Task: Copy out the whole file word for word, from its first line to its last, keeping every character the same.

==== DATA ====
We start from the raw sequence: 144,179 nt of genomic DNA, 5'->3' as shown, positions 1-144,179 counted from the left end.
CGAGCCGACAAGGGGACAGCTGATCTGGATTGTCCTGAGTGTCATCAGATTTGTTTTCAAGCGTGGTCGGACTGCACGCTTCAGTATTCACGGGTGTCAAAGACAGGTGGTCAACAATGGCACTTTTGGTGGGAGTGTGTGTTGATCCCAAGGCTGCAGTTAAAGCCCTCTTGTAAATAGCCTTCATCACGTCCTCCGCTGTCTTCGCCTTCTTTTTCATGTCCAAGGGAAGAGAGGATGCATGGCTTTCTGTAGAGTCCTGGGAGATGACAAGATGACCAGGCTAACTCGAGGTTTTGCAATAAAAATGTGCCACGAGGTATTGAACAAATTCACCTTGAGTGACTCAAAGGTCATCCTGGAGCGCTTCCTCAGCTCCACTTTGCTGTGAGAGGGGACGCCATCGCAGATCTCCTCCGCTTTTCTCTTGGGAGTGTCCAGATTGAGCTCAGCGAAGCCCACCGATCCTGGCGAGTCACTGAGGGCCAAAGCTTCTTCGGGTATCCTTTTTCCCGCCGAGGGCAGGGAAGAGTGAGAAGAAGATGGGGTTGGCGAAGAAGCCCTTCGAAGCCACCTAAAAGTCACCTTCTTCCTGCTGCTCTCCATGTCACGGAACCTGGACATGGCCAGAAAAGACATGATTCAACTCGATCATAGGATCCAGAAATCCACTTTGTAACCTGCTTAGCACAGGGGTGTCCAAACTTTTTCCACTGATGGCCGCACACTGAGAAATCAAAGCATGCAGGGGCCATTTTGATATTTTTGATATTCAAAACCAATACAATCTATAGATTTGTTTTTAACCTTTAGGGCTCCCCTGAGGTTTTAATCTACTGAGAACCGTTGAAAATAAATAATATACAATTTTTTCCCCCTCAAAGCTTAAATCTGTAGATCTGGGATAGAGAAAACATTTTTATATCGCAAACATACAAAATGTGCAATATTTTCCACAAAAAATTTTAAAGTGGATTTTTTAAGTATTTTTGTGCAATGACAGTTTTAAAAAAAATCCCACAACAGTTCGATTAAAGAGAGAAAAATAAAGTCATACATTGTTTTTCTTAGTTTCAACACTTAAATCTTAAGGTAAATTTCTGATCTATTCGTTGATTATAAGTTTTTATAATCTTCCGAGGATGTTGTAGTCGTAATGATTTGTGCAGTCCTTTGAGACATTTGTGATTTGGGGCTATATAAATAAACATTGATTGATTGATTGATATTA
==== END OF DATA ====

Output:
We start from the raw sequence: 144,179 nt of genomic DNA, 5'->3' as shown, positions 1-144,179 counted from the left end.
CGAGCCGACAAGGGGACAGCTGATCTGGATTGTCCTGAGTGTCATCAGATTTGTTTTCAAGCGTGGTCGGACTGCACGCTTCAGTATTCACGGGTGTCAAAGACAGGTGGTCAACAATGGCACTTTTGGTGGGAGTGTGTGTTGATCCCAAGGCTGCAGTTAAAGCCCTCTTGTAAATAGCCTTCATCACGTCCTCCGCTGTCTTCGCCTTCTTTTTCATGTCCAAGGGAAGAGAGGATGCATGGCTTTCTGTAGAGTCCTGGGAGATGACAAGATGACCAGGCTAACTCGAGGTTTTGCAATAAAAATGTGCCACGAGGTATTGAACAAATTCACCTTGAGTGACTCAAAGGTCATCCTGGAGCGCTTCCTCAGCTCCACTTTGCTGTGAGAGGGGACGCCATCGCAGATCTCCTCCGCTTTTCTCTTGGGAGTGTCCAGATTGAGCTCAGCGAAGCCCACCGATCCTGGCGAGTCACTGAGGGCCAAAGCTTCTTCGGGTATCCTTTTTCCCGCCGAGGGCAGGGAAGAGTGAGAAGAAGATGGGGTTGGCGAAGAAGCCCTTCGAAGCCACCTAAAAGTCACCTTCTTCCTGCTGCTCTCCATGTCACGGAACCTGGACATGGCCAGAAAAGACATGATTCAACTCGATCATAGGATCCAGAAATCCACTTTGTAACCTGCTTAGCACAGGGGTGTCCAAACTTTTTCCACTGATGGCCGCACACTGAGAAATCAAAGCATGCAGGGGCCATTTTGATATTTTTGATATTCAAAACCAATACAATCTATAGATTTGTTTTTAACCTTTAGGGCTCCCCTGAGGTTTTAATCTACTGAGAACCGTTGAAAATAAATAATATACAATTTTTTCCCCCTCAAAGCTTAAATCTGTAGATCTGGGATAGAGAAAACATTTTTATATCGCAAACATACAAAATGTGCAATATTTTCCACAAAAAATTTTAAAGTGGATTTTTTAAGTATTTTTGTGCAATGACAGTTTTAAAAAAAATCCCACAACAGTTCGATTAAAGAGAGAAAAATAAAGTCATACATTGTTTTTCTTAGTTTCAACACTTAAATCTTAAGGTAAATTTCTGATCTATTCGTTGATTATAAGTTTTTATAATCTTCCGAGGATGTTGTAGTCGTAATGATTTGTGCAGTCCTTTGAGACATTTGTGATTTGGGGCTATATAAATAAACATTGATTGATTGATTGATATTA